Hydrogen and Fuel Cells: A Clean Energy Resolution to Keep

January 15, 2021

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As the world hopes to turn the page on the pandemic and start the transition to a new normal, fuel cell and hydrogen technologies are increasingly part of the conversation ensuring that the coming future is a clean and bright one. Despite 2020’s difficulties, there were several highlights for the fuel cell and hydrogen industry, including big deployments, substantial investments, expansive commitments, and exciting developments.

We here at the Fuel Cell and Hydrogen Energy Association (FCHEA) are excited to keep that momentum moving. Hundreds of thousands of fuel cells are currently in operation all around the world, powering buildings, vehicles, and sites of all sizes. The technology has made the leap from land to both sea and air, and is just starting to take off. There were several new product announcements that expanded options for these developing markets, as well as in current ones, including for large-scale stationary power and medium- and heavy-duty vehicles.

Hydrogen, as a transportation fuel, energy storage mechanism, and decarbonization powerhouse, is now not only on the radar, but top of mind for policymakers, environmental advocates, the investment community, and public and private sector customers of every stripe.

In 2020 there were several highlights for the fuel cell and hydrogen industry, including big deployments and investments.

Hydrogen-Focused Companies Join FCHEA

FCHEA welcomed several new members into the association during both the first and second half of 2020, hailing from Canada, Sweden, Switzerland, and the southern and southwest region of the U.S. These companies represent the full supply chain, from key components such as compressors and membranes, to fuel cell system and hydrogen tank manufacturers, energy companies, vehicle makers, and more.

While California and the Northeast region still remain the epicenters of fuel cell and hydrogen activity in the U.S., many other states, including Texas, Utah, and Ohio, were home to exciting developments in 2020. Each project and investment expands the reach of fuel cell and hydrogen technologies and helps the U.S. meet its energy security and environmental goals.

National Hydrogen and Fuel Cell Day 2020

The sixth annual National Hydrogen and Fuel Cell Day brought together champions of these  technologies from all corners of the industry, as well as the world. Official resolutions, proclamations, and recognitions from the U.S. Senate, House of Representatives, Department of Energy, and several state governors and legislatures, were all joined by a tremendous level of support and celebration from the industry and its stakeholders.

This past year also saw the release of the McKinsey and Company study, Roadmap to a U.S. Hydrogen Economy, which outlined the potential for hydrogen across a range of different sectors to reduce our environmental emissions and drive economic growth, as well as offer a pathway to make that potential a reality.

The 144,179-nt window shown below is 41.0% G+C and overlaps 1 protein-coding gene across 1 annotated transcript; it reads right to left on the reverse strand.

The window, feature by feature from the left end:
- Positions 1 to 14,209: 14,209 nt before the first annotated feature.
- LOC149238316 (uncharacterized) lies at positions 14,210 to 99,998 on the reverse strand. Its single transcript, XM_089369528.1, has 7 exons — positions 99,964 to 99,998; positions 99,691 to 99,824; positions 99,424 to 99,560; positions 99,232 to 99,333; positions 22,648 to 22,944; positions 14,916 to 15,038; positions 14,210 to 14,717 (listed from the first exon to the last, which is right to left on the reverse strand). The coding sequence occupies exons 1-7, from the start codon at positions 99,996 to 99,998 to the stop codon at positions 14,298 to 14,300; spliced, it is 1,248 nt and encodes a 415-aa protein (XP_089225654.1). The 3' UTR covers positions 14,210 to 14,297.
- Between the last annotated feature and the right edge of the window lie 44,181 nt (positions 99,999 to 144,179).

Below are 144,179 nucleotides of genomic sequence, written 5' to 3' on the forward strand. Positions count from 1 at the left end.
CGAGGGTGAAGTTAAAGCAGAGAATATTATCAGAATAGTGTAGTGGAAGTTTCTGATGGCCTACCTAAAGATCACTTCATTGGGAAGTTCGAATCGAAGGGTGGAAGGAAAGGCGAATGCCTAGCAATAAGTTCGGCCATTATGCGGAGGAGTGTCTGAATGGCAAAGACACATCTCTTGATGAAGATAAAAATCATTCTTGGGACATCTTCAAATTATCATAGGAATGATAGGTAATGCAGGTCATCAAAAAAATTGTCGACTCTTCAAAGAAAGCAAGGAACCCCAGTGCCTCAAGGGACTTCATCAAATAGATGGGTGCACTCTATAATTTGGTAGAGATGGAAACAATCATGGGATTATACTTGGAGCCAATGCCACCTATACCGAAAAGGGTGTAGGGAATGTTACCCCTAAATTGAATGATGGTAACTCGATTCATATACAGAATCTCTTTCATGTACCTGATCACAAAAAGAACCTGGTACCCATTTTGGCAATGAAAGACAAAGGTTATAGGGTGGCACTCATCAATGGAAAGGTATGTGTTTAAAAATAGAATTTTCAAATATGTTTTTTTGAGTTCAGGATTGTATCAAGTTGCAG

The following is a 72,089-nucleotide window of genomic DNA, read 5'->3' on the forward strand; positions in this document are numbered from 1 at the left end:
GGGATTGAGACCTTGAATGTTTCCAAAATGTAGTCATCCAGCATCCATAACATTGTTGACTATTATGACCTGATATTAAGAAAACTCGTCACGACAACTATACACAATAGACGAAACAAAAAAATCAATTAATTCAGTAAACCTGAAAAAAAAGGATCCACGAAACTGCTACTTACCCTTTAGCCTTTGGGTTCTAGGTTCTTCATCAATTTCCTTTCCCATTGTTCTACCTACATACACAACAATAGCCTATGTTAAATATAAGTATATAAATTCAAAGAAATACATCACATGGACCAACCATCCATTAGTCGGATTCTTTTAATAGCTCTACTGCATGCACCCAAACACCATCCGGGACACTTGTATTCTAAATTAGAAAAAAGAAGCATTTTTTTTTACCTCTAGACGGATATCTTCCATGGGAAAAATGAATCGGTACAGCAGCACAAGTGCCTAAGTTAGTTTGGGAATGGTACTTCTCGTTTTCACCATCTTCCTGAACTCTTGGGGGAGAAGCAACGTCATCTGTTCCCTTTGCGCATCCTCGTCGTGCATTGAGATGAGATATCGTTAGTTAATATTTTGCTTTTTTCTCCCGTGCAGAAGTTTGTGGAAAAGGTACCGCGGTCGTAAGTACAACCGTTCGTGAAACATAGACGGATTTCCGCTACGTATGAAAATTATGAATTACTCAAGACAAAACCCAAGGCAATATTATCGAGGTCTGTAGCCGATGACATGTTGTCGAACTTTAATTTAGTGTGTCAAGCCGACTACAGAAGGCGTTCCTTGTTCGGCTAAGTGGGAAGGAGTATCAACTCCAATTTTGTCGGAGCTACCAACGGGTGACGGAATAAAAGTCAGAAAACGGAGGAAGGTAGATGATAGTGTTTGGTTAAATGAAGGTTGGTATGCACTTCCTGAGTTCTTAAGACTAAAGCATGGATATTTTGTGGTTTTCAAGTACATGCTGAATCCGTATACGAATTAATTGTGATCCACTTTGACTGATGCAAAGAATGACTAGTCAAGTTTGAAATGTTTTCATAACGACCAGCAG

The sixth annual National Hydrogen and Fuel Cell Day brought a tremendous level of industry stakeholder support.

One key piece to that puzzle is the U.S Department of Energy (DOE). At the end of 2020, the Office of Energy and Renewable Energy’s Hydrogen and Fuel Cell Technologies Office (HFCTO) released a $33 million funding opportunity announcement (FOA) for its H2@Scale initiative, supporting the Million Mile Fuel Cell Truck and H2NEW, two new consortia announced in October. Topics include research and development on fuel cells for heavy-duty trucks and hydrogen infrastructure, high-temperature electrolysis, component manufacturing, and cost-analysis activities.

Paradigm Shift Towards Fuel Cell, Hydrogen Technologies

Fuel cell and hydrogen topics are also part of DOE’s Fiscal Year 2021 Small Business Innovation Research/Small Business Technology Transfer Phase 1 Release 2 FOA that was also announced in December. This FOA included several topics, primarily centered around R&D on components for heavy-duty vehicles and hydrogen fueling.

In December, Congress passed and the President signed H.R. 133, the Omnibus Appropriations and Emergency Coronavirus Relief bill, which included a number of crucial funding, tax, and policy initiatives for the fuel cell and hydrogen industry. This includes level funding for DOE’s HFCTO ($150 million) and the Solid Oxide Fuel Cell Program within the Office of Fossil Energy ($30 million), which will both help support the FOAs listed above and others to come. In addition, the Act provides one-year extensions for the tax credits supporting the deployment of fuel cell motor vehicles and hydrogen refueling stations that were set to expire at the end of 2020, as well as extends the phaseout of the fuel cell investment tax credit by two years. The bill also provides several policy authorizations that could help support broader adoption of hydrogen technologies, including applications with nuclear power, energy storage, microgrids, carbon capture, and more.

FCHEA is excited to see what progress 2021 brings for the industry.

With these DOE awards, appropriations funding, tax certainty, and momentum around the world, this paradigm shift towards fuel cell and hydrogen technologies is poised to continue well into the new year and beyond. We here at FCHEA are extremely excited to see what progress 2021 brings for the fuel cell and hydrogen industry and stand ready to do everything we can to make sure it happens.